A Make-or-Break Moment in Humanity’s Perilous Journey

The polycrisis marks a historic inflection point in the story of civilization. Once we’re past a rapidly approaching moment, society won’t be able to maintain business as usual, even with significant reforms. The only real solution will be for humanity to inhabit the planet differently.


I’ve been watching global trends for a few decades, and have never before seen so many warning lights flash at once. That’s just one reason I’ve concluded that, as of 2024, humanity is at a make-or-break crossroads in its economic, social, and environmental history.

Let’s take a quick look at those warning lights, and see if we can grasp why so many risks are converging at once.

Things Are Deteriorating Fast

Nearly everyone knows that the climate is heating up. But a flurry of alarming recent studies about rapidly warming oceansclimate feedbacks, and tipping points suggest that the rate of warming is suddenly accelerating. Last year was the warmest on record “by far” according to NASA, with the global average temperature leaping above the next-warmest year, 2016, by an unprecedented 0.27 degree F (0.15 degree C). And it’s been revealed that the international community of climate experts, rather than fear-mongering, has actually downplayed the severity of the crisis.

For years the oceans have been devastated by plastics pollution, overfishing, and the expansion of “dead zones” resulting from fertilizer runoff. But oceans also absorb most of the energy from global warming. Just within the past few months, ocean heating has accelerated dramatically, with temperature records being shattered literally every day.

At the same time, armed conflicts have erupted in Europe and the Middle East. Far from showing signs of resolving themselves, these wars now threaten to intensify, drawing in more countries and combatants. Old alliances are fraying and shifting, make this one of the most perilous moments for global geopolitics in decades.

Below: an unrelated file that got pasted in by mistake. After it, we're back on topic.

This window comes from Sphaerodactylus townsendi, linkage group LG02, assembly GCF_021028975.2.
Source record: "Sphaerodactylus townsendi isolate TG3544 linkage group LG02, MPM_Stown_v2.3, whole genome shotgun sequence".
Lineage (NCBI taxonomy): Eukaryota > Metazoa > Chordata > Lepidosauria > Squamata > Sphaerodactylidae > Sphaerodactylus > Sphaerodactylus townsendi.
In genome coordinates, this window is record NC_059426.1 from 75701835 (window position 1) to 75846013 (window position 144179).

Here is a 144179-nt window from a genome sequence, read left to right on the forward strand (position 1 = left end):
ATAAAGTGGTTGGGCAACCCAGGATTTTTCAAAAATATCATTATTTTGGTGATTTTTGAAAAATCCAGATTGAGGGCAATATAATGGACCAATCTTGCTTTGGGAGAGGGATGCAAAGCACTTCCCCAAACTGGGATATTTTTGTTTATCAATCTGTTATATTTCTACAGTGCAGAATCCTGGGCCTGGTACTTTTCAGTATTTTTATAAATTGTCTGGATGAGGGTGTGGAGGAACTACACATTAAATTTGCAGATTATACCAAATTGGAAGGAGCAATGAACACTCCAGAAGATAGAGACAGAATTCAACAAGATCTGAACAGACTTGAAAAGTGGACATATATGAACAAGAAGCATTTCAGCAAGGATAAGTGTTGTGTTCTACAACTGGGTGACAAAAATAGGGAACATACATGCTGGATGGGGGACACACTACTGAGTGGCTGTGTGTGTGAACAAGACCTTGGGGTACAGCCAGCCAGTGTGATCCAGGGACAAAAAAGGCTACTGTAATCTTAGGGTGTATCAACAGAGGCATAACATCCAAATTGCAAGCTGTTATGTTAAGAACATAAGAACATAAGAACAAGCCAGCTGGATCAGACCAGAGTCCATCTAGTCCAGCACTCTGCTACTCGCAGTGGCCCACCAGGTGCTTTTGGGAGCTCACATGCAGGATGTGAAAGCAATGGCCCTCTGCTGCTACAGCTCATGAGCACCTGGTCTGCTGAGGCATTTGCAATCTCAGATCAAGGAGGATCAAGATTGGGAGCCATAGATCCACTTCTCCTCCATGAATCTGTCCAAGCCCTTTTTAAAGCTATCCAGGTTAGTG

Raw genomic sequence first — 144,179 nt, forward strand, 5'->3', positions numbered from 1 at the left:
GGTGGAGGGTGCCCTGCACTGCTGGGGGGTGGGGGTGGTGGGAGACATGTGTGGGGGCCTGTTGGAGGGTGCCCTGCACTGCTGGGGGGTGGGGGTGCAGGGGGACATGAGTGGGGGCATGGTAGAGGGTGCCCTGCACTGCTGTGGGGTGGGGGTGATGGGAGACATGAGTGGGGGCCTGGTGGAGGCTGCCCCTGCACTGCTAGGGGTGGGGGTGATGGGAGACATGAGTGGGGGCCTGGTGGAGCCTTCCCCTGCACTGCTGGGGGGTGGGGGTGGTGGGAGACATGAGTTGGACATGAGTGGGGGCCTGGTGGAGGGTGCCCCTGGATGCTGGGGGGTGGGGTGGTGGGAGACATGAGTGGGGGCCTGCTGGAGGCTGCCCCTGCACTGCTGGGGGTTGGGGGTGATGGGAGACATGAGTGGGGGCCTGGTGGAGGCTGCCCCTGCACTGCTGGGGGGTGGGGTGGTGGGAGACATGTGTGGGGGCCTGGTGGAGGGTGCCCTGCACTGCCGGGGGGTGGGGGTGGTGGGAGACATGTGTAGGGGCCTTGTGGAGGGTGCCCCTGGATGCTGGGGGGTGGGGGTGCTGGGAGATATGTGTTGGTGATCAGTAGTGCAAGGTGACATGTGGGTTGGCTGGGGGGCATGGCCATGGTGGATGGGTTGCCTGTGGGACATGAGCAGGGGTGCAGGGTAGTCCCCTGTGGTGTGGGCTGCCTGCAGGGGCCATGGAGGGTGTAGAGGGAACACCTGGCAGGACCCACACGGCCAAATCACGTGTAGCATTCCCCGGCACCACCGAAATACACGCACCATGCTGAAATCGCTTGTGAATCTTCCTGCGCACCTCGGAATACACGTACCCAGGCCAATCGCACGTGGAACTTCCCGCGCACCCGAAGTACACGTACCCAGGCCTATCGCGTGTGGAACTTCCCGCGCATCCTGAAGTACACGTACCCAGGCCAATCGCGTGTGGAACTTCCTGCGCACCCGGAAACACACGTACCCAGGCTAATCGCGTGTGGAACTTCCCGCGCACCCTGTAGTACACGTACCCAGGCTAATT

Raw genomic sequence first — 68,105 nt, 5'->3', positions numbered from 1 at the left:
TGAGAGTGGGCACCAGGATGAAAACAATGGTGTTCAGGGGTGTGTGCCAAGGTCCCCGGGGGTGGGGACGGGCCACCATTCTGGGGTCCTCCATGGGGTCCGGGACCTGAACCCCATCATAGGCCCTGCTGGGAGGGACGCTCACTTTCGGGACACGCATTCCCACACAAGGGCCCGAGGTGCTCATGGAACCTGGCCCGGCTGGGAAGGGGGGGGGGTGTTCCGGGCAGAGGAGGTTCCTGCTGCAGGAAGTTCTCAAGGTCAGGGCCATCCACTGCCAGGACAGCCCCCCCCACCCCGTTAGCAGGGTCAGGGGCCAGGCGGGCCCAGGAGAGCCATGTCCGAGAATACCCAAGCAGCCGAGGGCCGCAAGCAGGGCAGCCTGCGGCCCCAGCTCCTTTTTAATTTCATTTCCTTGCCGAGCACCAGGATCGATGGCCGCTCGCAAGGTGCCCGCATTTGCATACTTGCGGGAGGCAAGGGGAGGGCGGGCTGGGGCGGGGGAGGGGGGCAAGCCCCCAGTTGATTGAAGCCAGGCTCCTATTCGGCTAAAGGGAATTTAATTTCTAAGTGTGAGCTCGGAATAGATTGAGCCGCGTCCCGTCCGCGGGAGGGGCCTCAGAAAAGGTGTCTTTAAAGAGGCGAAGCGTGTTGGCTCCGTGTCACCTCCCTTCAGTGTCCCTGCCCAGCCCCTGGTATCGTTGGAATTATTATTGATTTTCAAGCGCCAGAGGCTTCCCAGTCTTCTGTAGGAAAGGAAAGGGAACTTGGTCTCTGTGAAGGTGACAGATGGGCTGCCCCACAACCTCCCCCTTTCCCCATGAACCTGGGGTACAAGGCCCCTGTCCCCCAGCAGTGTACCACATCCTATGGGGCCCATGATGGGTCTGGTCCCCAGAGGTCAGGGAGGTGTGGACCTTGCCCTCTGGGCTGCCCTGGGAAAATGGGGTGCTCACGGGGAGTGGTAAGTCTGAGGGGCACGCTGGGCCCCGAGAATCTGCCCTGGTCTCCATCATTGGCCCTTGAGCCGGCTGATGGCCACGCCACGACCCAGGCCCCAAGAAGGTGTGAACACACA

The global economy is also on a precipice. It’s always volatile, because it rests on an inherently unsteady foundation of shifting relations between natural resource extraction, energy, technology, investment, and labor. The modern economy has come to depend on perpetual growth in order to repay debt, and growth has been enabled primarily by the use of fossil fuels. Those fuels now typically require more extraction effort, due to the ongoing depletion of high-quality conventional resources. The economy has made up for the declining efficiency of its main energy sources by increasingly using debt to fund growth. Recently, total global debt, public and private, has hit a new record, both in terms of dollar amount and (for less industrialized nations) as a percentage of GDP. Meanwhile, the economy faces extraordinary headwinds, including climate impacts, energy challenges inherent in efforts to decarbonize industries, and a new tech revolution centered on artificial intelligence (AI). Technology revolutions are always transformative, but AI is potentially a wrecking ball for both industries and jobs. Tech entrepreneurs love the word “disrupt”; however, disruption on this scale and speed is treacherous.